Station: NCO

Location: Monument 97 to 4.75mi W of POE

Length (mi): 6.94

(b) (7)(E) So far this year, due to the fence being nearly complete, there have
(b) (7)(E) So far this year, due to the fence being nearly complete, there have
(b) (7)(E) So far this year, due to the fence being nearly complete, there have
(b) (7)(E) So far this year, due to the fence being nearly complete, there have
(b) (7)(E) So far this year, due to the fence being nearly complete, there have

(b) (7)(E)

(b) (7)(E) So far this year, due to the fence being nearly complete, there have been
(b) (7)(E) So far this year, due to the fence being nearly complete, there have been
(b) (7)(E) So far this year, due to the fence being nearly complete, there have been
(b) (7)(E) So far this year, due to the fence being nearly complete, there have been
(b) (7)(E) So far this year, due to the fence being nearly complete, there have been
(b) (7)(E) So far this year, due to the fence being nearly complete, there have been
(b) (7)(E) So far this year, due to the fence being nearly complete, there have been
(b) (7)(E) So far this year, due to the fence being nearly complete, there have been
(b) (7)(E) So far this year, due to the fence being nearly complete, there have been
(b) (7)(E) So far this year, due to the fence being nearly complete, there have been
(b) (7)(E) So far this year, due to the fence being nearly complete, there have been
(b) (7)(E) So far this year, due to the fence being nearly complete, there have been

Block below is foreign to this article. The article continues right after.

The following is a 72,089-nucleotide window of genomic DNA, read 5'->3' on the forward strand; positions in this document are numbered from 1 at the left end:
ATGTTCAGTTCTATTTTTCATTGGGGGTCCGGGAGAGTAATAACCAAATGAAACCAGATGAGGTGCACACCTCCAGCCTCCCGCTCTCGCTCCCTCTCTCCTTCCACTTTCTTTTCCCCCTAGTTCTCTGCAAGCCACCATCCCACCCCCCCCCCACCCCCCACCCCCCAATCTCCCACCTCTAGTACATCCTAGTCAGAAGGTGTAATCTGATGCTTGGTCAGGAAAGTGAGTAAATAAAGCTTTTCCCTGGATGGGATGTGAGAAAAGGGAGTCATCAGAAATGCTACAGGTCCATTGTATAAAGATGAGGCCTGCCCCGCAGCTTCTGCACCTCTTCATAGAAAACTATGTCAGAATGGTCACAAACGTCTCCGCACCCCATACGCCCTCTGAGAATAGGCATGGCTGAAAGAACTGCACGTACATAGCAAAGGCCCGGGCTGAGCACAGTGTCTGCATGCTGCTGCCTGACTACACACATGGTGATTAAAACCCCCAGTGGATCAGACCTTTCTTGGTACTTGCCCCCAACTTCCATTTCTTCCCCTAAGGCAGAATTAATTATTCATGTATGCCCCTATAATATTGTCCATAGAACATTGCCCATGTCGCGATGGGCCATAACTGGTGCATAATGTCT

(b) (7)(E) So far this year, due to the fence being nearly complete, there have been
(b) (7)(E) So far this year, due to the fence being nearly complete, there have been
(b) (7)(E) So far this year, due to the fence being nearly complete, there have been
(b) (7)(E) So far this year, due to the fence being nearly complete, there have been
(b) (7)(E) So far this year, due to the fence being nearly complete, there have been
(b) (7)(E) So far this year, due to the fence being nearly complete, there have been
(b) (7)(E) So far this year, due to the fence being nearly complete, there have been
(b) (7)(E) So far this year, due to the fence being nearly complete, there have been
(b) (7)(E) So far this year, due to the fence being nearly complete, there have been
(b) (7)(E) So far this year, due to the fence being nearly complete, there have been
So far this year, due to the fence being nearly complete, there have been no

So far this year, due to the fence being nearly complete, there have been no drive-thrus in this area.

(b) (7)(E) So far this year, due to the fence being nearly complete, there have been
(b) (7)(E) So far this year, due to the fence being nearly complete, there have been
(b) (7)(E) So far this year, due to the fence being nearly complete, there have been
(b) (7)(E) So far this year, due to the fence being nearly complete, there have been